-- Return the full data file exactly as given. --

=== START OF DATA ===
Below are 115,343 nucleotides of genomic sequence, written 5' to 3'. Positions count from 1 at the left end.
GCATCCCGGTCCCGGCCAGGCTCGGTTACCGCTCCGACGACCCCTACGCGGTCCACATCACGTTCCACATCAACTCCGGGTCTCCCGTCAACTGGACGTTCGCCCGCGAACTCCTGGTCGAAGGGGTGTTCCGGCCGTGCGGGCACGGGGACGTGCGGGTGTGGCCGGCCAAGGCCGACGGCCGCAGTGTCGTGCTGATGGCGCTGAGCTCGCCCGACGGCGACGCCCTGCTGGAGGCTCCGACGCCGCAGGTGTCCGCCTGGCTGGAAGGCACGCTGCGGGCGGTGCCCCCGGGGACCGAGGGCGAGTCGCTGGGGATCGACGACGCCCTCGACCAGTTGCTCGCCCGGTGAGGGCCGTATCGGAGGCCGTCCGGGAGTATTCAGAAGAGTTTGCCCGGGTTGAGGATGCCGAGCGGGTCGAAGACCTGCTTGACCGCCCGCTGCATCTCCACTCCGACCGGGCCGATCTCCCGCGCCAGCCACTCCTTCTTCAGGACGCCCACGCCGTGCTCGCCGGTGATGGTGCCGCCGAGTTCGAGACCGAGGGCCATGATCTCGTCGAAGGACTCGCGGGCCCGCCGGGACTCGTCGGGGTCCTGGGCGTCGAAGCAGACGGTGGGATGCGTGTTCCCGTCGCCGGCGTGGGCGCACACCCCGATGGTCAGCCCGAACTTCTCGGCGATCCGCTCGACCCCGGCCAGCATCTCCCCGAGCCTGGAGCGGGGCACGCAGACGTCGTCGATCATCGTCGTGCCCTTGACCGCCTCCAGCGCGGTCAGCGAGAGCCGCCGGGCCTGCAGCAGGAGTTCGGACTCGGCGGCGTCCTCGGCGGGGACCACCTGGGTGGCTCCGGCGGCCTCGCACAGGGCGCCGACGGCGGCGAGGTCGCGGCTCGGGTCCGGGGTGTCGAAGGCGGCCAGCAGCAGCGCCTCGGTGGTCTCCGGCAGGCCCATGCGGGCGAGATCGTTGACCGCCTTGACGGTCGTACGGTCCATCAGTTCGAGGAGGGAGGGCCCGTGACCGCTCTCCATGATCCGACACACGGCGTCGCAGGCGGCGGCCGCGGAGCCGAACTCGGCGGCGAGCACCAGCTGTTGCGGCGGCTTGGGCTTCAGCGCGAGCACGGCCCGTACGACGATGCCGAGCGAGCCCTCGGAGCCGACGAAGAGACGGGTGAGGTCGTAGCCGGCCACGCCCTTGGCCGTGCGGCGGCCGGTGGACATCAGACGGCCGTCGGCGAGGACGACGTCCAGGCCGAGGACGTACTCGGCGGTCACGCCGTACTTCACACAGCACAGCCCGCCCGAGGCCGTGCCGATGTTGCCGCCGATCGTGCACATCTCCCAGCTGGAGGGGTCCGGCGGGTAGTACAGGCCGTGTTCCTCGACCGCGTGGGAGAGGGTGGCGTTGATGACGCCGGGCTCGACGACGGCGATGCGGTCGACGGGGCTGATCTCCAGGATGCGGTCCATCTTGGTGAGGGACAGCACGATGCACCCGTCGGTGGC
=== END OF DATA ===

Below are 115,343 nucleotides of genomic sequence, written 5' to 3'. Positions count from 1 at the left end.
GCATCCCGGTCCCGGCCAGGCTCGGTTACCGCTCCGACGACCCCTACGCGGTCCACATCACGTTCCACATCAACTCCGGGTCTCCCGTCAACTGGACGTTCGCCCGCGAACTCCTGGTCGAAGGGGTGTTCCGGCCGTGCGGGCACGGGGACGTGCGGGTGTGGCCGGCCAAGGCCGACGGCCGCAGTGTCGTGCTGATGGCGCTGAGCTCGCCCGACGGCGACGCCCTGCTGGAGGCTCCGACGCCGCAGGTGTCCGCCTGGCTGGAAGGCACGCTGCGGGCGGTGCCCCCGGGGACCGAGGGCGAGTCGCTGGGGATCGACGACGCCCTCGACCAGTTGCTCGCCCGGTGAGGGCCGTATCGGAGGCCGTCCGGGAGTATTCAGAAGAGTTTGCCCGGGTTGAGGATGCCGAGCGGGTCGAAGACCTGCTTGACCGCCCGCTGCATCTCCACTCCGACCGGGCCGATCTCCCGCGCCAGCCACTCCTTCTTCAGGACGCCCACGCCGTGCTCGCCGGTGATGGTGCCGCCGAGTTCGAGACCGAGGGCCATGATCTCGTCGAAGGACTCGCGGGCCCGCCGGGACTCGTCGGGGTCCTGGGCGTCGAAGCAGACGGTGGGATGCGTGTTCCCGTCGCCGGCGTGGGCGCACACCCCGATGGTCAGCCCGAACTTCTCGGCGATCCGCTCGACCCCGGCCAGCATCTCCCCGAGCCTGGAGCGGGGCACGCAGACGTCGTCGATCATCGTCGTGCCCTTGACCGCCTCCAGCGCGGTCAGCGAGAGCCGCCGGGCCTGCAGCAGGAGTTCGGACTCGGCGGCGTCCTCGGCGGGGACCACCTGGGTGGCTCCGGCGGCCTCGCACAGGGCGCCGACGGCGGCGAGGTCGCGGCTCGGGTCCGGGGTGTCGAAGGCGGCCAGCAGCAGCGCCTCGGTGGTCTCCGGCAGGCCCATGCGGGCGAGATCGTTGACCGCCTTGACGGTCGTACGGTCCATCAGTTCGAGGAGGGAGGGCCCGTGACCGCTCTCCATGATCCGACACACGGCGTCGCAGGCGGCGGCCGCGGAGCCGAACTCGGCGGCGAGCACCAGCTGTTGCGGCGGCTTGGGCTTCAGCGCGAGCACGGCCCGTACGACGATGCCGAGCGAGCCCTCGGAGCCGACGAAGAGACGGGTGAGGTCGTAGCCGGCCACGCCCTTGGCCGTGCGGCGGCCGGTGGACATCAGACGGCCGTCGGCGAGGACGACGTCCAGGCCGAGGACGTACTCGGCGGTCACGCCGTACTTCACACAGCACAGCCCGCCCGAGGCCGTGCCGATGTTGCCGCCGATCGTGCACATCTCCCAGCTGGAGGGGTCCGGCGGGTAGTACAGGCCGTGTTCCTCGACCGCGTGGGAGAGGGTGGCGTTGATGACGCCGGGCTCGACGACGGCGATGCGGTCGACGGGGCTGATCTCCAGGATGCGGTCCATCTTGGTGAGGGACAGCACGATGCACCCGTCGGTGGC